Portrait of the netstalker Peter Howard aka Little Howie, corruption bursting from every pore, his inner child screaming to be let out. One in a series of Rorschach Paintings by André Jute. Monotone oil on canvas, 6x8in, signed and dated. From left to right: Complete painting; detail of The Child Peter Screaming To Be Let Out; two superimposed positioning details, the upper one of the child screaming, the lower of the mother and child; Peter’s Mother Leading Him in Prayer; and a highlight of the three-quarters portrait hiding in the fullface portrait.

Portrait of the netstalker Peter Howard aka Little Howie, corruption bursting from every pore, his inner child screaming to be let out. One in a series of Rorschach Paintings by André Jute. Monotone oil on canvas, 6x8in, signed and dated. From left to right: Complete painting; detail of The Child Peter Screaming To Be Let Out; two superimposed positioning details, the upper one of the child screaming, the lower of the mother and child; Peter’s Mother Leading Him in Prayer; and a highlight of the three-quarters portrait hiding in the fullface portrait.

There are more subliminals, what I call “juju details”, for those who want to search them out, so here are some larger versions.

Portrait of the netstalker Peter Howard aka Little Howie, corruption bursting from every pore, his inner child screaming to be let out. One in a series of Rorschach Paintings by André Jute. Monotone oil on canvas, 6x8in, signed and dated.Portrait of the netstalker Peter Howard aka Little Howie, corruption bursting from every pore, his inner child screaming to be let out. One in a series of Rorschach Paintings by André Jute. Monotone oil on canvas, 6x8in, signed and dated.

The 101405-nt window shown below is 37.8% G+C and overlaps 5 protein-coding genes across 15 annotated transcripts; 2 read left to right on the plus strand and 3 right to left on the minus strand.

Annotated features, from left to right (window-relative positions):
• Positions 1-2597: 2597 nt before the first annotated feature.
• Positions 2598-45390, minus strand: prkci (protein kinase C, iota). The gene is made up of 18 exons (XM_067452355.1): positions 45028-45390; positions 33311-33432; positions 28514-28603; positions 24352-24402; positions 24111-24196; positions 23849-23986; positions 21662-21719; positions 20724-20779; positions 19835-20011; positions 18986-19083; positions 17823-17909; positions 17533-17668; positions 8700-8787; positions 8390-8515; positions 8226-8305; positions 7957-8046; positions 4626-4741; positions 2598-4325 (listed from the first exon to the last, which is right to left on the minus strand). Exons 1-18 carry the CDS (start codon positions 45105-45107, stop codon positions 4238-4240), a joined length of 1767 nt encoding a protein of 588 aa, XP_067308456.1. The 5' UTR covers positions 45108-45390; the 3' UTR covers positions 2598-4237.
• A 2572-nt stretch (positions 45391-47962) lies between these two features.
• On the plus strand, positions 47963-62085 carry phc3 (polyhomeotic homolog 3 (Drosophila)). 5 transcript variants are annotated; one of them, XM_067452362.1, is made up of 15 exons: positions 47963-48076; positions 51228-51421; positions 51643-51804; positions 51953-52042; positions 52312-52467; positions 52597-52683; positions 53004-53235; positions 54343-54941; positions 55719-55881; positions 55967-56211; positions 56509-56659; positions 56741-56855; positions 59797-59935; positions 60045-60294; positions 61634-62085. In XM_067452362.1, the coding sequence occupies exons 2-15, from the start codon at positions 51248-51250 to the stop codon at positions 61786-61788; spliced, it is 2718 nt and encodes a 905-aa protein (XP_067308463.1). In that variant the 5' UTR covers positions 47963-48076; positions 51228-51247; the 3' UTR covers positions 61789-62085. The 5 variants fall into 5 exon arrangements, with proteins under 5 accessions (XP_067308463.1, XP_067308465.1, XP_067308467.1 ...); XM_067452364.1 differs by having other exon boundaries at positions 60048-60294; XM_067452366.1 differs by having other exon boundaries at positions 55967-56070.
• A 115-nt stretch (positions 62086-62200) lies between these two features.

Still, no-one is unadulterated evil, through and through. Everyone was a child, more or less innocent, once. And most mothers try to inculcate decency in their offspring, though not all succeed.

Portrait of the netstalker Peter Howard aka Little Howie, corruption bursting from every pore, his inner child screaming to be let out. One in a series of Rorschach Paintings by André Jute. Monotone oil on canvas, 6x8in, signed and dated 2013. From left to right: Complete painting; detail of The Child Peter Screaming To Be Let Ou

Note in the black and white version, at the left, that it is a full face portrait. On the right  is The Child Peter Screaming To Be Let Out.

Peter’s Mother Leading Him in Prayer

Above, Peter’s Mother Leading Him in Prayer.

the_netstalker_peter_howard_5__corruption_breaking_out_of_his_skin__the_inner_child_screaming_to_be_let_out_800pxhOil is a marvellously plastic medium both figuratively and metaphorically in what the practised painter can layer with it. But, looking for my M. Graham oils, the first wooden paintcase I picked up held my Winsor & Newton oil bars, which are thick columns of pigment stiffened with wax for direct application, beloved of graffitologists only next to spray cans. (Oil bars were first invented by Sennelier for Pablo Picasso, a noted iconoclast…) It struck me that what stalkers do is slash graffiti across the face of the beloved object, so this would be an appropriate medium. Of course, oil bar on a canvas only six by eight inches isn’t an ideal medium, unless one makes a lateral mental hop. I found the “soft” narrow-blade palette knives Franco Pastrello invented in conjunction with the artisans of RGM at Maniago the ideal tool for getting tiny detail with a stiff medium on a small canvas, and aided their good work with the misnomered “colour shapers”, silicon-tipped tools clay sculptors use. Here you can see that the full face portrait as  well incorporates a three quarters portrait of a toothless old man, which is how I imagine this particular stalker.